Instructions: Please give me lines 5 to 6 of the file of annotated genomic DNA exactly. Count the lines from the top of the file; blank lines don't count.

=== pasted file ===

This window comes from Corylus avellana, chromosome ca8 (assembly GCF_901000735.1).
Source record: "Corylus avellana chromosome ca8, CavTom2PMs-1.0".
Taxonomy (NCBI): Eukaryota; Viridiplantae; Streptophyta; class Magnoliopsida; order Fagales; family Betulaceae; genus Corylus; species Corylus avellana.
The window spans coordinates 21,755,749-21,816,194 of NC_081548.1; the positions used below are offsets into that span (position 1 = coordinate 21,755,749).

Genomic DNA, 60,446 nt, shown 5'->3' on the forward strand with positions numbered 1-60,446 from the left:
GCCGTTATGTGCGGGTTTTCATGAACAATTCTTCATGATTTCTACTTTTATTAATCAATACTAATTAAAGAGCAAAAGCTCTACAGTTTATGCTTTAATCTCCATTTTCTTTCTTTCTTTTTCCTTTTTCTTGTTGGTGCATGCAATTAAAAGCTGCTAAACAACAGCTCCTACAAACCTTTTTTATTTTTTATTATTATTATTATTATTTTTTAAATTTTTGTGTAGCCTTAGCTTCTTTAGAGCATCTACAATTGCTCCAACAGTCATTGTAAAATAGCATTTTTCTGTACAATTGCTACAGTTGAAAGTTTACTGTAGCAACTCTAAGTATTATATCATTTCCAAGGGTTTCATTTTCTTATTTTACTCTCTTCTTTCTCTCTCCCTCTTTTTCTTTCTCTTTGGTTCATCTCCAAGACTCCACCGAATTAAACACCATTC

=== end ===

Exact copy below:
Genomic DNA, 60,446 nt, shown 5'->3' on the forward strand with positions numbered 1-60,446 from the left:
GCCGTTATGTGCGGGTTTTCATGAACAATTCTTCATGATTTCTACTTTTATTAATCAATACTAATTAAAGAGCAAAAGCTCTACAGTTTATGCTTTAATCTCCATTTTCTTTCTTTCTTTTTCCTTTTTCTTGTTGGTGCATGCAATTAAAAGCTGCTAAACAACAGCTCCTACAAACCTTTTTTATTTTTTATTATTATTATTATTATTTTTTAAATTTTTGTGTAGCCTTAGCTTCTTTAGAGCATCTACAATTGCTCCAACAGTCATTGTAAAATAGCATTTTTCTGTACAATTGCTACAGTTGAAAGTTTACTGTAGCAACTCTAAGTATTATATCATTTCCAAGGGTTTCATTTTCTTATTTTACTCTCTTCTTTCTCTCTCCCTCTTTTTCTTTCTCTTTGGTTCATCTCCAAGACTCCACCGAATTAAACACCATTC